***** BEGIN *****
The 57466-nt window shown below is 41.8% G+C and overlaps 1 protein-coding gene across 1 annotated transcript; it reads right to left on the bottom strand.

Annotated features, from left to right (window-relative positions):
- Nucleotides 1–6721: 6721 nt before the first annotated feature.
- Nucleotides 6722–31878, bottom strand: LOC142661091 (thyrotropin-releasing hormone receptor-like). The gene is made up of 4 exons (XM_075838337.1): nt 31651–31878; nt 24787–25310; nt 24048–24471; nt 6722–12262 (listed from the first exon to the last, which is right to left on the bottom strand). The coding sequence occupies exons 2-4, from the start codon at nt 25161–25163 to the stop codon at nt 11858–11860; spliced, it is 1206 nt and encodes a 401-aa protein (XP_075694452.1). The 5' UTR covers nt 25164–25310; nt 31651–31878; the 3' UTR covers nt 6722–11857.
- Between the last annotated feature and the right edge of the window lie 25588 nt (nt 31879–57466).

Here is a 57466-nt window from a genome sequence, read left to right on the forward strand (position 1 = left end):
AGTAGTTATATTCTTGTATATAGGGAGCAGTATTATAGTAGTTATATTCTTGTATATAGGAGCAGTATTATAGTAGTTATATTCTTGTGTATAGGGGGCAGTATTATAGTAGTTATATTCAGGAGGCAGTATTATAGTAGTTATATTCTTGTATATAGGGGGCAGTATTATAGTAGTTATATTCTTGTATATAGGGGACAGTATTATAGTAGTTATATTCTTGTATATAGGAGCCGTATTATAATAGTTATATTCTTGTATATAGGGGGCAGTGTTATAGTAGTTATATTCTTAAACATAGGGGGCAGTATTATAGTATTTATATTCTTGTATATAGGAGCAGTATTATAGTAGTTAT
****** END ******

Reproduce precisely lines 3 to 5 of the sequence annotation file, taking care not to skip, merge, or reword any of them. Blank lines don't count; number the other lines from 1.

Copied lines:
- Nucleotides 1–6721: 6721 nt before the first annotated feature.
- Nucleotides 6722–31878, bottom strand: LOC142661091 (thyrotropin-releasing hormone receptor-like). The gene is made up of 4 exons (XM_075838337.1): nt 31651–31878; nt 24787–25310; nt 24048–24471; nt 6722–12262 (listed from the first exon to the last, which is right to left on the bottom strand). The coding sequence occupies exons 2-4, from the start codon at nt 25161–25163 to the stop codon at nt 11858–11860; spliced, it is 1206 nt and encodes a 401-aa protein (XP_075694452.1). The 5' UTR covers nt 25164–25310; nt 31651–31878; the 3' UTR covers nt 6722–11857.
- Between the last annotated feature and the right edge of the window lie 25588 nt (nt 31879–57466).